It’s been a tough summer for the marijuana industry, with Horizons Medical Marijuana Life Sciences ETF falling 11.5% so far since June. Although the selloff in marijuana stocks as a whole has been pronounced, some have been hit harder than others, with CannTrust Holdings (TSX:TRST)(NYSE:CTST) down 57% year to date. Reasons given for the sector-wide selloff include disappointing earnings reports from major producers and increasing regulatory scrutiny on the industry.
While the weed selloff has hit many investors hard, it has also made certain marijuana stocks cheaper than ever before. In particular, some weed stocks that have come under scrutiny are now trading at price-to-book value multiples that are within the realm of sanity. The following are two that you can scoop up right now for cheaper than most other weed stocks.
Aphria (TSX:APHA)(NYSE:APHA) is Canada’s third-largest weed producer by revenue. Its stock is down 11.7% this year, despite some incredible growth results, and may be undervalued by some metrics.
In its most recent quarter, Aphria grew its revenue by 617% and its gross profit by 101%. Although net income came in at a massive $108 million loss, it was influenced by non-cash factors, including a $9 million loss on the fair value of biological assets. The operating loss was much smaller at $89 million.
With a price-to-book ratio of 1.03 as of this writing, Aphria is extremely cheap for a marijuana stock.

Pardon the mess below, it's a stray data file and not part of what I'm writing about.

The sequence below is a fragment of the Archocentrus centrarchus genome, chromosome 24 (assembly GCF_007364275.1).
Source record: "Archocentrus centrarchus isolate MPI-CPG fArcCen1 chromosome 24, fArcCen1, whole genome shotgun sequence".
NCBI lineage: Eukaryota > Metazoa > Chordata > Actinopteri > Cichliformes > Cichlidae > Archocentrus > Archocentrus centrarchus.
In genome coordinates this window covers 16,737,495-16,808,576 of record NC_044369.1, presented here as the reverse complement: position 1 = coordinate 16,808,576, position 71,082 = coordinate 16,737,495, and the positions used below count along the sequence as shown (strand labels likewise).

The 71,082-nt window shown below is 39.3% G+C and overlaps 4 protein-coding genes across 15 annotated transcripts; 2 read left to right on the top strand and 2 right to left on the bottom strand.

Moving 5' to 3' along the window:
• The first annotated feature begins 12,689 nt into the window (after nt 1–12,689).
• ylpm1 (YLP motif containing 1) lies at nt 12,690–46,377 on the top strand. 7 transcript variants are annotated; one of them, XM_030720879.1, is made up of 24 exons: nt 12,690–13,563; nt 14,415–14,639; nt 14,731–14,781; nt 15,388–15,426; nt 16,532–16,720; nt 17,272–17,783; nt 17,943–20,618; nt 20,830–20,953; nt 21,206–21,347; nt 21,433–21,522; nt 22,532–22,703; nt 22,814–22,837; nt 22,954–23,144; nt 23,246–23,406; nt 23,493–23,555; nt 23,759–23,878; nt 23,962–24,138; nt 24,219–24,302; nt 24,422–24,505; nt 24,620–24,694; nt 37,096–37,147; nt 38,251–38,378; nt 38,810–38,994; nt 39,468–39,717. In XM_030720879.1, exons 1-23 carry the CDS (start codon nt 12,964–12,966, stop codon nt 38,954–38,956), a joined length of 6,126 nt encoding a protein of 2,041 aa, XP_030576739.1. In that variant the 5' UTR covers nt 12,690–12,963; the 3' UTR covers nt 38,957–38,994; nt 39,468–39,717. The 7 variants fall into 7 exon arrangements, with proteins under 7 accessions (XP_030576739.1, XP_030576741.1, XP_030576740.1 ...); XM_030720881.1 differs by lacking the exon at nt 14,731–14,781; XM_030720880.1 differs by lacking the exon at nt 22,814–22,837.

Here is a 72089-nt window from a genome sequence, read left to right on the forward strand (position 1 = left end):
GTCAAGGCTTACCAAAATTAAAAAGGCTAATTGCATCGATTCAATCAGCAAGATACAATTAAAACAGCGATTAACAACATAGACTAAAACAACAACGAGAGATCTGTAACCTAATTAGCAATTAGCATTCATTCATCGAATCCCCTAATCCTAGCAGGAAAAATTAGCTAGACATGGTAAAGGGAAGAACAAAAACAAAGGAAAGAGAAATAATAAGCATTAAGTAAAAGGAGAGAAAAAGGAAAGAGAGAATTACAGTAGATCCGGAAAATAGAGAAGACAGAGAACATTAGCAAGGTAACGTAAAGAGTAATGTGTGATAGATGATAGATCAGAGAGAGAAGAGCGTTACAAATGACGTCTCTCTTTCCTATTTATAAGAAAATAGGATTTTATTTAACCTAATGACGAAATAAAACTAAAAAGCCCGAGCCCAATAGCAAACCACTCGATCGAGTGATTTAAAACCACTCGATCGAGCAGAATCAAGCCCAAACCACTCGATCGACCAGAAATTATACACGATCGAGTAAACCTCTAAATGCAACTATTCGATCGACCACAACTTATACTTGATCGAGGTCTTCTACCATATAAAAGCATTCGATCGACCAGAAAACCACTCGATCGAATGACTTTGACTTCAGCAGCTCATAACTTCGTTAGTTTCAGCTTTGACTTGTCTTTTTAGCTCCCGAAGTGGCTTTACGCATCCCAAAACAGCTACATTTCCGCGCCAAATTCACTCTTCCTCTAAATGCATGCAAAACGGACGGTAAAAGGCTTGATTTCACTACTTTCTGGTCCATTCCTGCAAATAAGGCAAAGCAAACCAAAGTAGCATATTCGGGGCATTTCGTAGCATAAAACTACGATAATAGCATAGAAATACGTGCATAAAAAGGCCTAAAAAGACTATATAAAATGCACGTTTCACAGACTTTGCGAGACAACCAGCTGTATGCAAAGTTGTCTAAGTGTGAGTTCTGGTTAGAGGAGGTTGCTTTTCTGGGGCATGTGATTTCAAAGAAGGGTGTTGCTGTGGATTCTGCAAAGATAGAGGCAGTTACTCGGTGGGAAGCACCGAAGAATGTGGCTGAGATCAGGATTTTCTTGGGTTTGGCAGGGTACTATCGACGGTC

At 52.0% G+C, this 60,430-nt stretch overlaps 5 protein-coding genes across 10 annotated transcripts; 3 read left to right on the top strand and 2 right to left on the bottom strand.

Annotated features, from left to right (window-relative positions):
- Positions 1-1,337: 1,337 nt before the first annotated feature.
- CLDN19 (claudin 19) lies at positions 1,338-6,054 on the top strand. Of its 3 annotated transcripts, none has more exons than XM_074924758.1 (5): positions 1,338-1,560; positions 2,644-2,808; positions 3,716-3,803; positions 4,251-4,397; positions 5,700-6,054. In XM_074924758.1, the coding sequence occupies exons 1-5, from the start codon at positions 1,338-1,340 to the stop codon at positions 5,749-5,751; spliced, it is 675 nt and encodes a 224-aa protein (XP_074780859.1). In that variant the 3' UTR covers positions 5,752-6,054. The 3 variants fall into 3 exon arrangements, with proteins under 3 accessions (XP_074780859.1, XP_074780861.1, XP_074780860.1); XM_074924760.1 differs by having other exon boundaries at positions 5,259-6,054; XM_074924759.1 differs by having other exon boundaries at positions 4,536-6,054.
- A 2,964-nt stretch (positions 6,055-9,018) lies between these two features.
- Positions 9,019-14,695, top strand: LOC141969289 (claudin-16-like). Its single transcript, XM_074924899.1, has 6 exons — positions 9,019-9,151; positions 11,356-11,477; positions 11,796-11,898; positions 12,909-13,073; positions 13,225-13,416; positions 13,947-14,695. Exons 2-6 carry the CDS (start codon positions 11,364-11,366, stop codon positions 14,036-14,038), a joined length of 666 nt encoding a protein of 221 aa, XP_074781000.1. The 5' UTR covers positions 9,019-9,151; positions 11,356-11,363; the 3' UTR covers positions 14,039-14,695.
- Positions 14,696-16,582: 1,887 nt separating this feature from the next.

Through its short history, CannTrust has been one of the more profitable TSX marijuana stocks, posting positive net and operating income. In its second-most-recent quarter, it posted net income of $6.8 million and operating income of $9.2 million. More recently, those figures swung to losses after CannTrust began investing more heavily in growth. However, it’s still undeniable that CannTrust has historically been one of the more profitable marijuana producers.
Recently, TRST shares started tumbling after it was revealed that Health Canada had put a hold on CannTrust’s inventory due to unlicensed growing. The company admitted to its error and has committed to improved regulatory compliance going forward.
Health Canada’s hold on CannTrust’s inventory amounted to 5,000 kg in total. The company is still able to produce marijuana and will be able to sell weed that did not originate from the unlicensed rooms that triggered the regulatory clampdown.
Assuming that no further Health Canada drama is forthcoming, CannTrust should bounce back from its current woes. That’s no guarantee, but if the current issues are smoothed out, then CannTrust could eventually prove to have been a bargain at current prices. With a price-to-sales ratio of 7.02 and an estimated forward P/E of 15, it’s easily the cheapest TSX marijuana stock right now. Just keep in mind that this stock has gotten cheap for a good reason, and there could be more pain ahead.